Prime Minister Scott Morrison is fielding calls to promote at least two women to his new ministry but has told colleagues he is in no rush to decide the appointments while counting continues in key election contests.
Mr Morrison is expected to promote a woman to cabinet to replace former employment minister Kelly O'Dwyer, with assistant ministers Sussan Ley and Anne Ruston named as likely contenders.
The changes are also expected to include the rise of several other women to the wider ministry, with backbenchers Jane Hume and Lucy Wicks seen as being in line for promotion.
The Prime Minister could take several more days to decide the appointments while he and others wait for the counting in seats like Corangamite, where assistant minister Sarah Henderson appears likely to lose her seat.
Mr Morrison also faces a potential pressure point with Queenslanders over their representation in cabinet, with the state's Liberals arguing they deserve one more position at the top of the government.
The Prime Minister has told colleagues over several months that he does not believe MPs should be promoted too quickly to the ministry and that it is better for them to serve a full term in Parliament before joining the executive.
This approach limits the pool of candidates for the cabinet and the ministry and suggests a series of appointments to the junior ranks of the ministry.
Mr Morrison emphasised his promotion of women to cabinet in his minor reshuffle in March, when he named former assistant minister Linda Reynolds as the new defence industry minister in cabinet.
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This increased the number of women in cabinet to seven, a level Mr Morrison said "will be continued under my government" in a demonstration of the Liberal Party's support for women.
Mr Morrison's shock victory on Saturday, in which he defied the opinion polls and surprised many of his own ministers and MPs, means he has no debts to factional powerbrokers or senior colleagues in his selection of the ministry.
Liberals said on Wednesday they expected only minor changes to replace ministers who retired at the election, including Christopher Pyne in defence and Ms O'Dwyer in the employment portfolio.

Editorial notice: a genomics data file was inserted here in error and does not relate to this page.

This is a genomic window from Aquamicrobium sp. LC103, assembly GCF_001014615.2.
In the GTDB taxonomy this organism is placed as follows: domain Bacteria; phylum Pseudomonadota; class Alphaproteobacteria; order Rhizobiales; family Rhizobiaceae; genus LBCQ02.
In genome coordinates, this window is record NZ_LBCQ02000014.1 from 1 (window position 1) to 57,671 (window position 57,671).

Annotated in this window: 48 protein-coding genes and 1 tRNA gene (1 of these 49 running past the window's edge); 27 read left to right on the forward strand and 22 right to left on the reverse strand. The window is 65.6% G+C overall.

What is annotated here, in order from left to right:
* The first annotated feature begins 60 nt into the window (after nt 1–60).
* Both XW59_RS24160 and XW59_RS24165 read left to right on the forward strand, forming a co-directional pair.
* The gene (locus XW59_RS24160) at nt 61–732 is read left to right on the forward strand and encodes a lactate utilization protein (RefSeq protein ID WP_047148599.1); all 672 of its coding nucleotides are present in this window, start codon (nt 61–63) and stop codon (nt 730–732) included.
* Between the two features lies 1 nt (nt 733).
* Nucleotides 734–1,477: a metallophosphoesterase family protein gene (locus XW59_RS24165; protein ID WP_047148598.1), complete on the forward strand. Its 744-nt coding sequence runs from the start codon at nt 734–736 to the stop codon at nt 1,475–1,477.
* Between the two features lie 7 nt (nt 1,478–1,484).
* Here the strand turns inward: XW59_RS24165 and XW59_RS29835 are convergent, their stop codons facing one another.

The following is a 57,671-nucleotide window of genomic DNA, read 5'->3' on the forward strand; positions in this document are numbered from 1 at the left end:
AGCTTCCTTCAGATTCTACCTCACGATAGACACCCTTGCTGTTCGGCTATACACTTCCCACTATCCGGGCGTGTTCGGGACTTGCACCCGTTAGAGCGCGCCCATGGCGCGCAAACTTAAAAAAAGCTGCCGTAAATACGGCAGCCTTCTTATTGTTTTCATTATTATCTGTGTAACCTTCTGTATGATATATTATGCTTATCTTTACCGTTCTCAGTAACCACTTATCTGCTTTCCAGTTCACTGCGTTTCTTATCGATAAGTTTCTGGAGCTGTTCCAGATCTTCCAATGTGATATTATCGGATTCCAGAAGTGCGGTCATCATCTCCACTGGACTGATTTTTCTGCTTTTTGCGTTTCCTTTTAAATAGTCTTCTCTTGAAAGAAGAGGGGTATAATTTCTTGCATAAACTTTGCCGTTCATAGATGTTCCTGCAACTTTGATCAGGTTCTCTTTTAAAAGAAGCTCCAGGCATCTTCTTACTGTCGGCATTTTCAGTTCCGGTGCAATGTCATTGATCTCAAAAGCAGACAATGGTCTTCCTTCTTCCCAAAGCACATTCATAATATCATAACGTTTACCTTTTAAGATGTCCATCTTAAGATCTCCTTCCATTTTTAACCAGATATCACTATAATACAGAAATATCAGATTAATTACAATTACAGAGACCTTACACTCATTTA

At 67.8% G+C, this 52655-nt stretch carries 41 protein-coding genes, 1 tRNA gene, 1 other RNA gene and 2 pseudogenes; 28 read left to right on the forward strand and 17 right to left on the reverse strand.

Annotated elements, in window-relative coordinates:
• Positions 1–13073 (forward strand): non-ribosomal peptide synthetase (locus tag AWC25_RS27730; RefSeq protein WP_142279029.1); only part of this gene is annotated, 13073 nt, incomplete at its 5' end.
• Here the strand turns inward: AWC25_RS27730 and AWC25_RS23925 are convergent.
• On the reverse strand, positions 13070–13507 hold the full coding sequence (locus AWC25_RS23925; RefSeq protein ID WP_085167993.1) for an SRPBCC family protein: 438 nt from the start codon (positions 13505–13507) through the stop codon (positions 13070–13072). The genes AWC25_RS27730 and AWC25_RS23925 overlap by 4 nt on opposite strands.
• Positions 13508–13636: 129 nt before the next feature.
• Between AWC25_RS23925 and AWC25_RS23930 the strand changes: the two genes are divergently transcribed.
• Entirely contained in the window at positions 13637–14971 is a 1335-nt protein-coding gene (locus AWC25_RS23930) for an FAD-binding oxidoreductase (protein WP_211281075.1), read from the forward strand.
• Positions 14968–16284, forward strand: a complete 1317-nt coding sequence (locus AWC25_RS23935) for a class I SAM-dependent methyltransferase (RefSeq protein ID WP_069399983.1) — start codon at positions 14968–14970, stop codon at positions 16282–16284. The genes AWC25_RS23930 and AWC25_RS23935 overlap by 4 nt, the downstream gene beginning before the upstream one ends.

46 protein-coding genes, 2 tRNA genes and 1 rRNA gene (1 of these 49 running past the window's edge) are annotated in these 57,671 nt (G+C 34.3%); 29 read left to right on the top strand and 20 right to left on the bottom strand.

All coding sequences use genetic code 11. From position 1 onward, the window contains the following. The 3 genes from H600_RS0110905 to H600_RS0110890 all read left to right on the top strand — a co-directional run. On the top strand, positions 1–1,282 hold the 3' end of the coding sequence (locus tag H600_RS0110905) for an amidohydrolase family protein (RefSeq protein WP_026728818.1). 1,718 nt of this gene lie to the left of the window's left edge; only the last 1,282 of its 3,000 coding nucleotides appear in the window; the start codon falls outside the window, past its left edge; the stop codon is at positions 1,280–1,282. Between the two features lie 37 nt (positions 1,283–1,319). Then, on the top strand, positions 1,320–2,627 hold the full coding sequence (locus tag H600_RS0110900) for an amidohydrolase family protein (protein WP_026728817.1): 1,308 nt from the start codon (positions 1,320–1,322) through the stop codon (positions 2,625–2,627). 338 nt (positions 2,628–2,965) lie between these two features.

While Environment Minister Melissa Price has come under widespread criticism in the media and from some colleagues, her defenders argued she had kept a low profile during the election campaign in accord with Mr Morrison's wishes.
On this argument, Ms Price should not be demoted because she was doing her job as the Prime Minister asked, given any media attention on the environment was seen as helping Labor.
The seven women in cabinet prior to the election were Ms O'Dwyer, Senator McKenzie in regional services, Senator Reynolds, Karen Andrews in industry, Marise Payne in foreign affairs, Michaelia Cash in the small business portfolio and Ms Price in environment.
The departure at the election of Steve Ciobo, a Queensland Liberal who held the trade and defence industry ministries in the last Parliament, means that state will be down one position unless one of its Liberals is promoted.
There are already two Queensland Nationals in Cabinet: Matt Canavan and David Littleproud.
One potential choice is John McVeigh, who was a minister up to the August leadership spill that triggered changes to the ministry.
Mr Morrison said during the election campaign that Senator Reynolds would hold the defence portfolio to replace Mr Pyne, a statement that closes off this post from others who might seek it.
Liberals expect this means Finance Minster Mathias Cormann and Home Affairs Minister Peter Dutton are likely to remain in their posts, even though they might seek the defence portfolio in other circumstances.
The Nationals will convene a meeting of federal MPs in Canberra on Thursday to decide the party leadership, with the group expected to confirm leader Michael McCormack and deputy Bridget McKenzie in their positions.
While some Nationals ministers are pushing for greater influence in portfolios such as trade, the party did not gain seats at the federal election and cannot claim a greater share of ministerial positions.